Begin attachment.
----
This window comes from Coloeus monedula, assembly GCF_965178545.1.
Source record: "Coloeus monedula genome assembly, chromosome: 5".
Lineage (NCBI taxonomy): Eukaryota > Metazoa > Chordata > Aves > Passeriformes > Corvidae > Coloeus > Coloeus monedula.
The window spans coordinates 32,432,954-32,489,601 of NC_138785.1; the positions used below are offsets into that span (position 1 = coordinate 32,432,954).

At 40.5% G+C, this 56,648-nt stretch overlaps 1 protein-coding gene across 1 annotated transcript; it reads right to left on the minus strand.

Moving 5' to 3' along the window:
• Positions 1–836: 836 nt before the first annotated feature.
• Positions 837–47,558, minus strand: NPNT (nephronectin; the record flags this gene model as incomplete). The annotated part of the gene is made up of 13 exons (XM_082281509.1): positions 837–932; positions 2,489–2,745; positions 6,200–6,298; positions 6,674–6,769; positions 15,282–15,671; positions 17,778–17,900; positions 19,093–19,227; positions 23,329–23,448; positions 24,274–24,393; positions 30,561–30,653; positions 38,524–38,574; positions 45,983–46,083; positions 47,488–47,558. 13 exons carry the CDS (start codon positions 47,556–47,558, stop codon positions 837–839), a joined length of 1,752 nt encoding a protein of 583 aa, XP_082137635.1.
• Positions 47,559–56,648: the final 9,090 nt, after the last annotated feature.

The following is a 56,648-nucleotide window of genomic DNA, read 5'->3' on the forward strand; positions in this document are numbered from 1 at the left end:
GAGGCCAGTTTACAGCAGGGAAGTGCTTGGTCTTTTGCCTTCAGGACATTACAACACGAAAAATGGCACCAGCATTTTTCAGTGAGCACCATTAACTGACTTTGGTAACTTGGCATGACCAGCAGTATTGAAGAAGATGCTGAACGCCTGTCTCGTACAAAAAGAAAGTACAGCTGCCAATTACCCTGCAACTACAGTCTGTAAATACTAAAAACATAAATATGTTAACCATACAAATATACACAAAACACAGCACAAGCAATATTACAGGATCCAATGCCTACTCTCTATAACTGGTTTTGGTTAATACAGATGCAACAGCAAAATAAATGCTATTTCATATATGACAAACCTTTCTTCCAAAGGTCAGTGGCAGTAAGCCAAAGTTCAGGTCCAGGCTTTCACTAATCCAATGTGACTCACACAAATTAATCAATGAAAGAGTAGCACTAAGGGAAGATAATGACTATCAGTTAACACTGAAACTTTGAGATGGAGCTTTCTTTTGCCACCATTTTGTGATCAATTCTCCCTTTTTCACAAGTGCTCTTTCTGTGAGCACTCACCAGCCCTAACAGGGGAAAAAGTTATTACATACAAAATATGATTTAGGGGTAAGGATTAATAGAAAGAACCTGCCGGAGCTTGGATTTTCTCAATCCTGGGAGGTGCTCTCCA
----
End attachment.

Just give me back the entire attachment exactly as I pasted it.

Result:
This window comes from Coloeus monedula, assembly GCF_965178545.1.
Source record: "Coloeus monedula genome assembly, chromosome: 5".
Lineage (NCBI taxonomy): Eukaryota > Metazoa > Chordata > Aves > Passeriformes > Corvidae > Coloeus > Coloeus monedula.
The window spans coordinates 32,432,954-32,489,601 of NC_138785.1; the positions used below are offsets into that span (position 1 = coordinate 32,432,954).

At 40.5% G+C, this 56,648-nt stretch overlaps 1 protein-coding gene across 1 annotated transcript; it reads right to left on the minus strand.

Moving 5' to 3' along the window:
• Positions 1–836: 836 nt before the first annotated feature.
• Positions 837–47,558, minus strand: NPNT (nephronectin; the record flags this gene model as incomplete). The annotated part of the gene is made up of 13 exons (XM_082281509.1): positions 837–932; positions 2,489–2,745; positions 6,200–6,298; positions 6,674–6,769; positions 15,282–15,671; positions 17,778–17,900; positions 19,093–19,227; positions 23,329–23,448; positions 24,274–24,393; positions 30,561–30,653; positions 38,524–38,574; positions 45,983–46,083; positions 47,488–47,558. 13 exons carry the CDS (start codon positions 47,556–47,558, stop codon positions 837–839), a joined length of 1,752 nt encoding a protein of 583 aa, XP_082137635.1.
• Positions 47,559–56,648: the final 9,090 nt, after the last annotated feature.

The following is a 56,648-nucleotide window of genomic DNA, read 5'->3' on the forward strand; positions in this document are numbered from 1 at the left end:
GAGGCCAGTTTACAGCAGGGAAGTGCTTGGTCTTTTGCCTTCAGGACATTACAACACGAAAAATGGCACCAGCATTTTTCAGTGAGCACCATTAACTGACTTTGGTAACTTGGCATGACCAGCAGTATTGAAGAAGATGCTGAACGCCTGTCTCGTACAAAAAGAAAGTACAGCTGCCAATTACCCTGCAACTACAGTCTGTAAATACTAAAAACATAAATATGTTAACCATACAAATATACACAAAACACAGCACAAGCAATATTACAGGATCCAATGCCTACTCTCTATAACTGGTTTTGGTTAATACAGATGCAACAGCAAAATAAATGCTATTTCATATATGACAAACCTTTCTTCCAAAGGTCAGTGGCAGTAAGCCAAAGTTCAGGTCCAGGCTTTCACTAATCCAATGTGACTCACACAAATTAATCAATGAAAGAGTAGCACTAAGGGAAGATAATGACTATCAGTTAACACTGAAACTTTGAGATGGAGCTTTCTTTTGCCACCATTTTGTGATCAATTCTCCCTTTTTCACAAGTGCTCTTTCTGTGAGCACTCACCAGCCCTAACAGGGGAAAAAGTTATTACATACAAAATATGATTTAGGGGTAAGGATTAATAGAAAGAACCTGCCGGAGCTTGGATTTTCTCAATCCTGGGAGGTGCTCTCCA